Remote and untouched are two words that would beautifully describe Guinea-Bissau. These words would apply to the country’s incredible forests, unspoilt beaches and remarkable wildlife. Throw in the words uber-friendly, genuine, chilled-out and unique, and you have the impressive country of Guinea Bissau described to a tee.

Guinea-bissau Tours & Travel

All our Guinea-bissau trips

USD $2,719
CAD $3,563
AUD $3,764
EUR €2,445
GBP £1,879
NZD $4,045
ZAR R43,190
CHF FR2,705
Discover the best of West Africa on this journey through Senegal, Guinea and Sierra Leone. Visit beautiful beaches,...
USD $2,719
CAD $3,563
AUD $3,764
EUR €2,445
GBP £1,879
NZD $4,045
ZAR R43,190
CHF FR2,705
Join a journey across West Africa and discover the stunning beaches, densely jungled highlands and intriguing...
USD $4,446
CAD $5,947
AUD $5,590
EUR €3,776
GBP £3,000
NZD $6,163
ZAR R58,664
CHF FR4,441
Travel from Dakar to Ghana on a road trip across this unspoilt and fascinating region of Africa, discovering the...
Travel from Dakar to Ghana on a road trip across this unspoilt and fascinating region of Africa, discovering the...

About Guinea-bissau

At a glance

Capital city: Bissau (population 420,000)
Population: 1.6 million
Language: Portuguese, Crioulo
Currency: XOF
Time zone: (GMT) Casablanca
Electricity: Type C (European 2-pin) Type F (German 2-pin, side clip earth)
Dialing code: +245

Best time to visit Guinea-bissau

Guinea-Bissau has two main seasons: wet and dry. From June to October expect heavy rains and hot steamy weather. To escape the heat, simply head inland and uphill. The dry season is the best time to visit - it’s still hot but low humidity makes the temperature feel milder. The downside is that the dusty harmattan winds blow at this time of year.

Geography and environment

Guinea-Bissau shares a beautiful Atlantic coastline with its neighbours Senegal and Guinea. Just off the coast are the stunning white-sand beaches of the Bijagos Islands. Further inland mangroves, rivers and swamps give way to forests and mountains.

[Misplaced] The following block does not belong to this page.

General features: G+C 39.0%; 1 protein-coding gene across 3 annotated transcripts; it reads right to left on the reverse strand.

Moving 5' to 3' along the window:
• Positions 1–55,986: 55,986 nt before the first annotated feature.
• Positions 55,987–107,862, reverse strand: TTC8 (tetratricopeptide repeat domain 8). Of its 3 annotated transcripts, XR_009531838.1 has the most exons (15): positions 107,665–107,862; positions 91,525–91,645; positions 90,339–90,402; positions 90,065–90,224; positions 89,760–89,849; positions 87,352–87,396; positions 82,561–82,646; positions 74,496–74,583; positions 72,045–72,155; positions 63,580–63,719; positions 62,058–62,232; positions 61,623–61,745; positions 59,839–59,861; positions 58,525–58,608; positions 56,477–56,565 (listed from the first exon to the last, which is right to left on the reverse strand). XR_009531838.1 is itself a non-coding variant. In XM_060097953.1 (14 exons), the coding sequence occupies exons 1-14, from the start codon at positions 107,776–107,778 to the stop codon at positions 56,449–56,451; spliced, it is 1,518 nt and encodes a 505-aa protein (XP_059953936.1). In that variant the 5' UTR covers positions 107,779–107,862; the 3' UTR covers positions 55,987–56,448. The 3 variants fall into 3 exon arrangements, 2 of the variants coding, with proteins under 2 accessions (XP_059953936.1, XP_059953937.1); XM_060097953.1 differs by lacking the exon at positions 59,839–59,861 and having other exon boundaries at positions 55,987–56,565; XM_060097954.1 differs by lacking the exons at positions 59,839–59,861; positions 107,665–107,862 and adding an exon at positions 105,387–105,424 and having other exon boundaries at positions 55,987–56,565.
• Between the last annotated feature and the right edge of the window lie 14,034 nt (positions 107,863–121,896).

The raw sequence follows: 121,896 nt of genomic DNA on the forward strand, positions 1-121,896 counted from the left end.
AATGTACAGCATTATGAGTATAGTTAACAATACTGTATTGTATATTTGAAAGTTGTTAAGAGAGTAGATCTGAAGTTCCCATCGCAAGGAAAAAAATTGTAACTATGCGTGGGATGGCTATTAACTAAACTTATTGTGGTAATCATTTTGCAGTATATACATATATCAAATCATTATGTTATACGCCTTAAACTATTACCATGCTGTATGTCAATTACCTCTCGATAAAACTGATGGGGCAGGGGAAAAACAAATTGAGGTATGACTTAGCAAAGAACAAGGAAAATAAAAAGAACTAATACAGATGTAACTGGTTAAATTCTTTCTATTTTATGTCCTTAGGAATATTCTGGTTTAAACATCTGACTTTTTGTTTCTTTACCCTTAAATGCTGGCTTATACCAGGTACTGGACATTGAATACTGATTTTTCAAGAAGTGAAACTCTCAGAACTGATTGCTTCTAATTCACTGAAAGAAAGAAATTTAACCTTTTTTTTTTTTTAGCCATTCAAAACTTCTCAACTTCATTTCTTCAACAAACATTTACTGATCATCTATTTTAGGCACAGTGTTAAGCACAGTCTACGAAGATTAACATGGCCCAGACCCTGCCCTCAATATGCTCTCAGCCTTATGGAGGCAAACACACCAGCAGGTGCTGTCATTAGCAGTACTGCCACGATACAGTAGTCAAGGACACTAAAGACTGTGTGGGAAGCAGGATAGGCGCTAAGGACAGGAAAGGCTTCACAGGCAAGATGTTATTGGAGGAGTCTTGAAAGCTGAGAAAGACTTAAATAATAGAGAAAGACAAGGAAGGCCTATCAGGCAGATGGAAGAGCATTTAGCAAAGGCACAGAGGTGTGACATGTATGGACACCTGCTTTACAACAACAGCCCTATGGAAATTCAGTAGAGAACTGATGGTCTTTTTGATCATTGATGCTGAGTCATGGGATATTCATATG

Top Picks

Top 5 Culinary Treats of Guinea-Bissau

1. Jollof

The staple meal of Bissau-Guineans is rice cooked with peanut oil and mixed with tomatoes, onions, peppers and chicken or fish.

2. Groundnut Soup

A moreish blend of peanuts, chicken, garlic, ginger and peppers.

3. Warga

Join the locals for a cup of this sweet green tea, a daily treat that can’t be missed.

4. Cashew Rum

Brewed from Guinea-Bissau’s main crop, this is one spirit with serious nut-appeal.

5. Palm Wine

This local wine can be deceptively strong – drink with caution!

FAQs on Guinea-bissau

Australia: Yes - in advance
Belgium: Yes - in advance
Canada: Yes - in advance
Germany: Yes - in advance
Ireland: Yes - in advance
Netherlands: Yes - in advance
New Zealand: Yes - in advance
South Africa: Yes - in advance
Switzerland: Yes - in advance
United Kingdom: Yes - in advance
USA: Yes - in advance

Visas for Guinea-Bissau will be obtained en route in Senegal.Alternatively if your trip is travelling in the other direction your visa will be obtained in Guinea.
Tipping isn’t common in Guinea-Bissau. However if you feel you have received excellent service, consider rounding up the bill.
Internet access is very limited in Guinea-Bissau.
Mobile phone coverage can be inconsistent, even in major towns. Ensure you have global roaming activated with your carrier if you wish to use your phone.
Guinea-Bissau’s toilets may be basic. Be prepared for squat toilets, even in major centres.